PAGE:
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Three Tips for Recruiting and Retaining Top Physician Assistants


To continue to attract and keep top-quality physician assistants on staff, private medical practices should consider three approaches.

Physician assistants are a vital part of any successful practice. But in a lot of areas of the nation, there aren’t enough high-quality professionals to keep pace with demand. While physician shortages have dominated recent headlines, some speculate that PAs could soon be in short supply as well. This is bad news when you consider the fact that many practices have already increased their reliance on PAs in order to keep their overall costs in line.

To continue to attract and keep top-quality PAs on staff, private practices should consider three approaches:

1. Work with a medical recruiterThe Medicus Firm recently released its top 10 list of healthcare provider placements ranked by specialty for 2013. PAs appeared on the list for the first time, checking in at number six. Bob Collins, managing partner at The Medicus Firm, noted, “As physicians experience more demands for their time, advanced practice providers are being sought by employers to help meet the needs of the community and provide the volume of care in demand. We continue to see more searches come in for nonphysician providers and expect this trend to grow in coming years.”

Looking for more information on how to situate your practice for future success? Join us May 2 & 3 in Newport Beach, Calif., for Practice Rx, a new conference for physicians and office administrators.

If your practice is having trouble locating and hiring a top PA, it might be time to outsource the search process to a medical staffing firm. A good recruiter can save your practice time and money by taking on all aspects of the recruitment and hiring process, requiring payment only once a new hire is finalized.

2. Partner with local educational institutions
Can’t afford the services of a recruiter? Try building relationships with prospective PAs. A recent article in Academic Medicine stated there are 173 accredited entry-level educational programs for PAs in the United States. These programs added 6,545 PAs to the workforce in 2011, and graduation numbers should continue to climb as more programs become accredited. In fact, some researchers predict a 72 percent increase in the number of PAs by 2025.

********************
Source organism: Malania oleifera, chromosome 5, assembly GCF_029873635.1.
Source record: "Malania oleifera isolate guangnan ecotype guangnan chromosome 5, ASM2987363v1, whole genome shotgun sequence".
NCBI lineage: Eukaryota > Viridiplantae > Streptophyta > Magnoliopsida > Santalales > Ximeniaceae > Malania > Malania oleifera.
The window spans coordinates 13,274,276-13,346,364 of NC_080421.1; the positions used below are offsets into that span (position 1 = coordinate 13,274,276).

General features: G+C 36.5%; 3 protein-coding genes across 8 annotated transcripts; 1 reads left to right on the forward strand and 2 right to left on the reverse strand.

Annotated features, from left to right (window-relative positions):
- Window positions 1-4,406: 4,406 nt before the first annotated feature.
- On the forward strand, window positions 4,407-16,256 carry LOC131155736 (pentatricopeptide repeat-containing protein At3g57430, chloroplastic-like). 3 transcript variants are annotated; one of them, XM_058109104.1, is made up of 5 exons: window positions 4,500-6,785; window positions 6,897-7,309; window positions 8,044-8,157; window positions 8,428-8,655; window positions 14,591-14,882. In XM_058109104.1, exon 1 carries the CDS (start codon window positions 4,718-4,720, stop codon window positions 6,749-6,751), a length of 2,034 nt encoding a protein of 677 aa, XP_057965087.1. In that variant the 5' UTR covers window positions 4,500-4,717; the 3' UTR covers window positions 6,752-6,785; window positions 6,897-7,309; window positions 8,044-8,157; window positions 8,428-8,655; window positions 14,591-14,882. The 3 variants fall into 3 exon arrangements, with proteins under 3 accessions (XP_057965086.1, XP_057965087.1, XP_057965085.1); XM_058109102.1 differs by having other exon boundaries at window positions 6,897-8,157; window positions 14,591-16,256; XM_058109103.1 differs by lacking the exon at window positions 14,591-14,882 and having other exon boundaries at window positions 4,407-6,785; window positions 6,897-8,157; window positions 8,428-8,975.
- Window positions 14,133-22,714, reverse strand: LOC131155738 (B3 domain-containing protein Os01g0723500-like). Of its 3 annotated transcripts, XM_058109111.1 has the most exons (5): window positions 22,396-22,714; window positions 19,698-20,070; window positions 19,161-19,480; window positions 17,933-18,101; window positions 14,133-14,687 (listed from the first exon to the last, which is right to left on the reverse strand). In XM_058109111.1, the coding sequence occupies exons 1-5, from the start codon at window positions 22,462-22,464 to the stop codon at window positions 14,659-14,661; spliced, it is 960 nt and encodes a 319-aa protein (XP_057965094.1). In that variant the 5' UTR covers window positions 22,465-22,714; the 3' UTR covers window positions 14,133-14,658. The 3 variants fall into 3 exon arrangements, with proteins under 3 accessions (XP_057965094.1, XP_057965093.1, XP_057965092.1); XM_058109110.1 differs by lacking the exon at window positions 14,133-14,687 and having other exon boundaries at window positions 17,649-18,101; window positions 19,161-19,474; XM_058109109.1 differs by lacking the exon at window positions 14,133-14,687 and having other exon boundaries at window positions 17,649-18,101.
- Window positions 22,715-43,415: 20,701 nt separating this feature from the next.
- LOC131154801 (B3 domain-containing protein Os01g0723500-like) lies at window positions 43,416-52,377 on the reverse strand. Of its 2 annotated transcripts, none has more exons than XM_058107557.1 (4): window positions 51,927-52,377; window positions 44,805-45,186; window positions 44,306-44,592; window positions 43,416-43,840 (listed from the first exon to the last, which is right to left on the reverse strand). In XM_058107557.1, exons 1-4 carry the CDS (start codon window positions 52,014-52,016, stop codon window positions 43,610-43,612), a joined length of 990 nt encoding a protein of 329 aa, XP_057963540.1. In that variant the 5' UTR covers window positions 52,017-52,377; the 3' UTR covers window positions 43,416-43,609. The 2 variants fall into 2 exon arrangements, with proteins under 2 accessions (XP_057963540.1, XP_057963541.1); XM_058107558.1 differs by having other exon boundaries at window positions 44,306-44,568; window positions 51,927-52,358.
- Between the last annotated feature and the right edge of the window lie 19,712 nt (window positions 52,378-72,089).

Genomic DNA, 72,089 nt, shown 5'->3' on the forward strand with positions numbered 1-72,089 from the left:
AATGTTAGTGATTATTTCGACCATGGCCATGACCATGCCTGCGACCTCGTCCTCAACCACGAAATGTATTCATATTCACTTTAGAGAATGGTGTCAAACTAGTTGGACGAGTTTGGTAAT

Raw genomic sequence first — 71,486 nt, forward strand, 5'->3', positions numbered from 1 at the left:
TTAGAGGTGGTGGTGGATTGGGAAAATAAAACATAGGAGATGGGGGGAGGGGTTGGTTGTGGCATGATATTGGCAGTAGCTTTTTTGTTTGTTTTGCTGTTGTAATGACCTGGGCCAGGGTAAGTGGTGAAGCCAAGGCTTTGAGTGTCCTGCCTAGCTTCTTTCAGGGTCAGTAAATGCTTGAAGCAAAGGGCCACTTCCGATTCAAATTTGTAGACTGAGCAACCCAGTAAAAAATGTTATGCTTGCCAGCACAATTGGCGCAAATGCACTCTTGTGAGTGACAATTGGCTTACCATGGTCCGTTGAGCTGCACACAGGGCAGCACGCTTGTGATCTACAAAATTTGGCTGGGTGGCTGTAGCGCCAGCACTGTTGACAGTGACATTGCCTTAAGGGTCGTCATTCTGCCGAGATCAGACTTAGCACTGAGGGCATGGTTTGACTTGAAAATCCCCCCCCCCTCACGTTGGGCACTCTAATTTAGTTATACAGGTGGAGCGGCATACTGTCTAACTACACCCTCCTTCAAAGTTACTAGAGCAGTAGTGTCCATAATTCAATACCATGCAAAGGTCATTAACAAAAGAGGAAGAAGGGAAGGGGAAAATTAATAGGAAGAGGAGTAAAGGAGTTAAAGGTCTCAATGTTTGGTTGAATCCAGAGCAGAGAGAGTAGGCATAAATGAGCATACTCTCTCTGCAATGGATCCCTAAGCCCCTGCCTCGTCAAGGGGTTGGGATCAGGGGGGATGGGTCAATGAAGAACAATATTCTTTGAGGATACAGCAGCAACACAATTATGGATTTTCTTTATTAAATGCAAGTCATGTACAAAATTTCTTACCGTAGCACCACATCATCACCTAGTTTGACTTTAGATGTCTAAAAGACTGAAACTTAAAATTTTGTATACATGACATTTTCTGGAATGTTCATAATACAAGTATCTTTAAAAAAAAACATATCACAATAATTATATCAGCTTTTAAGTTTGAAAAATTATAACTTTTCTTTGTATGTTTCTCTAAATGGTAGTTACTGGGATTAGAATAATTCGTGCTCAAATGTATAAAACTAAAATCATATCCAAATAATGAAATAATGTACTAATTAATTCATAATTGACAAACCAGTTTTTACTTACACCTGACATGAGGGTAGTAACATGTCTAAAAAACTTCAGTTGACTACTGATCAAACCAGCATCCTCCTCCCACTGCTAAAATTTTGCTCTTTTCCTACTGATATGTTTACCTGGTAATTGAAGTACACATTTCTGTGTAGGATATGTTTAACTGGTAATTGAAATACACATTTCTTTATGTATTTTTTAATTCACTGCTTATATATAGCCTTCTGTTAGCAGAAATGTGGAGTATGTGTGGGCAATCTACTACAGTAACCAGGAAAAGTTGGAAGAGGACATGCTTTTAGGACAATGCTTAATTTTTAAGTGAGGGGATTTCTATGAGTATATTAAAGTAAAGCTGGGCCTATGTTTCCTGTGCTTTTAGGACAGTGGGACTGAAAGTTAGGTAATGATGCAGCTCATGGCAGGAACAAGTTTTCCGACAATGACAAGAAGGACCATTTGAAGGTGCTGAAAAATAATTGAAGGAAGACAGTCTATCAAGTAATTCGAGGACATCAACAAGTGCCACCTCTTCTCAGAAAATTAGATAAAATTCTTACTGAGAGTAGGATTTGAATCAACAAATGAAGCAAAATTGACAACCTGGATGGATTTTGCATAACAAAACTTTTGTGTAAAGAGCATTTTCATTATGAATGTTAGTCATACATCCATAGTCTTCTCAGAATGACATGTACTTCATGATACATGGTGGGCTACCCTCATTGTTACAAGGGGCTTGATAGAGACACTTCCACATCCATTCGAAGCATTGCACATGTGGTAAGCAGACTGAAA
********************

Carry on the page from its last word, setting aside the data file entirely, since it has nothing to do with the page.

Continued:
Attracting recent grads to work at your practice is a nice goal, but you’ll face stiff competition for the top students. Practices can get ahead by building a relationship with students before they graduate. Reach out to a local educational program and offer to serve as a rotation site for their students. This will allow you to evaluate potential new hires in a clinical setting. It will also provide a recruiting advantage, as new graduates typically choose to work in a familiar practice.

3. “Train up” current PAs
Attracting top-notch PAs to your practice won’t do your practice much good if staff turnover rates are high. Therefore, practices should also focus on retaining their top talent. Schedule quarterly one-on-one meetings to determine how satisfied each physician assistant is with his job. Ask if the PA has any suggestions for improving things within the practice, and try to determine whether the person feels like he is lacking any support or resources that would enable greater productivity. You should also use this time to offer some constructive feedback. This will show your PA that you and the practice believe his long-term success is a top priority.

Consider making it easier for PAs to pursue educational opportunities through organizations such as the American Academy of Physician Assistants. Professional seminars and networking events will help PAs continue to improve their skills, which will ultimately benefit your patients and your practice.

Practices that make an effort to build relationships with PA students and recruiters will ultimately be able to make better hires. And then continuing to support and “train up” PAs once they’ve joined your practice should keep them around for years to come, providing your practice with a competitive advantage.

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